As it is, you have the cool car, the alloy wheels, the go-faster stripes, the low profile tires, the huge spoiler and the big exhaust, and then when you get into your car to drive you put a blindfold on.

Maybe your friends don’t have great studios either, maybe they’re just lucky, maybe they get great mixes by luck. But who cares? Worry about what you’re doing, and do it right. The rest will take care of itself.

If you would like to share with me some of your tips to make a good, solid, intelligible mix that would be great. A sort of “how your edm tracks should sounds before you send it to me” guide.

This is easy. Make it sound how it sounds in your head, or as close to that as you can. Just don’t try to make it loud. It never works.

Even some examples of gain staging (with numbers in dbfs), rough examples, ANYTHING.

With respect, the fact you ask for numbers demonstrates your inexperience. It just doesn’t work like that.

You have been on this for 2 years, you say. I have to be straight with you and say that 2 years is absolutely nothing. I’ve been making music for 25 years (well, it will be 25 years this year) and I still feel like I know nothing. Every day, every track, I am reminded that there are an infinite variety of problems to be solved, in order to make audio – a song – sound its best. No technique always works. It depends. The question is when to do what.

In summary, the only things that always work are;

– Pick the right sounds.
– Make good processing choices; do as little processing as you can, but as much as you have to ( = monitoring)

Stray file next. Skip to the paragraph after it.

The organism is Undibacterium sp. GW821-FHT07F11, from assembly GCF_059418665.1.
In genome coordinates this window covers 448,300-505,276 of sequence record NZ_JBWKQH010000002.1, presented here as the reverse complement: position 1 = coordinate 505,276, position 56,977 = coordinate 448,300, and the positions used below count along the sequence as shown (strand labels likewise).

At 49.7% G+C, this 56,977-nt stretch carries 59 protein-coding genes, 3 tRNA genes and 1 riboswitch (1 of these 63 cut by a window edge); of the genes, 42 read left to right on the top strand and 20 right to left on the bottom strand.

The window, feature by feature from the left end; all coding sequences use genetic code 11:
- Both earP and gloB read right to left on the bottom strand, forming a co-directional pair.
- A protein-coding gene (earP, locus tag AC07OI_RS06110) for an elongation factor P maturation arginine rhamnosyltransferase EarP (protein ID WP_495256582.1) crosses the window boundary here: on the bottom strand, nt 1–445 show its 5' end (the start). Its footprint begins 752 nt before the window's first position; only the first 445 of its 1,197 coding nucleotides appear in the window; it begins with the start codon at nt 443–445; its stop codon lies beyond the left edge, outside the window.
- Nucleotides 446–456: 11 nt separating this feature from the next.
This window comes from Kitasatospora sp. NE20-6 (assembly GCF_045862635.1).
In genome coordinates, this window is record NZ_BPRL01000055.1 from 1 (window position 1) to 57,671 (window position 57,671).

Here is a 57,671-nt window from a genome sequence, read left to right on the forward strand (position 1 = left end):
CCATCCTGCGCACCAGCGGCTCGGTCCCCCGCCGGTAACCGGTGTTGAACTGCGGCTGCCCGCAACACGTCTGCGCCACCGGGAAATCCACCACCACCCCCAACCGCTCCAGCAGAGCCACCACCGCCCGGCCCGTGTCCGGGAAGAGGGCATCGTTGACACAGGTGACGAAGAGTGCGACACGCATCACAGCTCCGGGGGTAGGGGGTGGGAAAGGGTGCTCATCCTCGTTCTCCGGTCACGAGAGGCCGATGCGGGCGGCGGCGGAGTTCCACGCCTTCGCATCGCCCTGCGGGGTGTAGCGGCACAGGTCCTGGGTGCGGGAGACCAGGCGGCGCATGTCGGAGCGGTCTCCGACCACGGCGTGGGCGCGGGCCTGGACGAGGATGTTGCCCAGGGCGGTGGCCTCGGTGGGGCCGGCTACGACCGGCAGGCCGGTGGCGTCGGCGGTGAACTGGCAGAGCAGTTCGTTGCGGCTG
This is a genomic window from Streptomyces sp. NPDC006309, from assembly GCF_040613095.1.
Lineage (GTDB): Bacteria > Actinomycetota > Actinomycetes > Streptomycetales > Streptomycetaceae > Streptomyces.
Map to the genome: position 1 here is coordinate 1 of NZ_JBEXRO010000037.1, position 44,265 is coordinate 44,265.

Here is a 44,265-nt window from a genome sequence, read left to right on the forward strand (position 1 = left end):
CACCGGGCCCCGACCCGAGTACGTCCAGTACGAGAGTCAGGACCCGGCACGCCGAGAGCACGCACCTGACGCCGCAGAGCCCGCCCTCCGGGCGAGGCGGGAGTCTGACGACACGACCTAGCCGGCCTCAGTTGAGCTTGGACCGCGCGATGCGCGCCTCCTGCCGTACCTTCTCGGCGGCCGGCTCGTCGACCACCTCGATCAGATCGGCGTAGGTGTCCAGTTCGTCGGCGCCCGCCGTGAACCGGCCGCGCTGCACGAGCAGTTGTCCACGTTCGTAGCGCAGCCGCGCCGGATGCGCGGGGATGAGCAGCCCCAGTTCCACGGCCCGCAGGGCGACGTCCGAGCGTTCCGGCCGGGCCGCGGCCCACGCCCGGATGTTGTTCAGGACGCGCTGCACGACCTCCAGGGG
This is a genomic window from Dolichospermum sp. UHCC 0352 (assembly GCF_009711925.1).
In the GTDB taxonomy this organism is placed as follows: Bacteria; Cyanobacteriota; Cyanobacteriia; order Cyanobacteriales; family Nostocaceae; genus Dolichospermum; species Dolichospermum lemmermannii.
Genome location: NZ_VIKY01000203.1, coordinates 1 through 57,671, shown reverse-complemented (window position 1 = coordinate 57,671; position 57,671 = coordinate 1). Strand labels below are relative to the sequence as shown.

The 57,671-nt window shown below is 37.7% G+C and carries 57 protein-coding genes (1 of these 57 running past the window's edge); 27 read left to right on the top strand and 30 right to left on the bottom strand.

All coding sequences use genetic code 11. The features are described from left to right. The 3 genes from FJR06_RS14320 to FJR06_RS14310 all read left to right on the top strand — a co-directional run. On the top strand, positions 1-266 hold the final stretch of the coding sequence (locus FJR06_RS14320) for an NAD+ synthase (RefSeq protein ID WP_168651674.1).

– Don’t tie your mastering engineer’s hands by baking the cake.

I really want to improve myself and this loudness war issue is really getting me distracted from making sounds, melodies, arrangements, music.

This is the most important part of this entire email. This is totally backwards. Again, you’re putting the cart before the horse. Throw all this stuff away, start again. Engineering is ONLY (!!!!!!!!!!!!!!) there to serve the music and never, ever the other way around. And this is the key point;

Make music. Express yourself. Have fun. Enjoy it. Spend less time ‘producing’ and more time making music. And you might well find that in time, the loudness issue takes care of itself.

I know all this is probably way off from what you were asking, but it’s how I see it. There are no formulas. There are no magic numbers. There are no magic techniques. There are no magic plugins. There is only doing the right thing, based on 1) experience and 2) monitoring. Put your efforts into the right things. Make f#cking cool music that makes your heart sing and makes people dance like idiots. Do it in a listening environment that naturally makes you make good choices. All the rest comes from there.

  1. #1 by bobmaccsblog on January 19, 2015 - 9:18 am

    And as a follow-up, I just got this a few minutes after publishing this entry;

    ‘your suggestion on monitoring is super gold! My mixes have improved a lot and i’m feeling a lot better. Creativity flows nice, insomnia problems disappered, and most of all THINGS sounds FAAAT!’

    It’s probably not the first time my witterings have cured insomnia. But anyway, how nice is that? 🙂

  2. #2 by JJ Soderling on January 19, 2015 - 2:31 pm

    Great post Bob!

  3. #3 by neil s on March 7, 2015 - 11:18 pm

    you cant polish a turd! START WITH the best posible samples/sounds. no need to process if if its not called for. less is more.

  4. #4 by Hackenslash on May 28, 2015 - 10:27 pm

    Hi Macc!

    Cracking good post. The original e-mail is all-too-common these days, I’m afraid.

  5. #5 by Elliot Davies on May 31, 2015 - 3:30 pm

    This is incredible. Sage advice that producers need to absorb.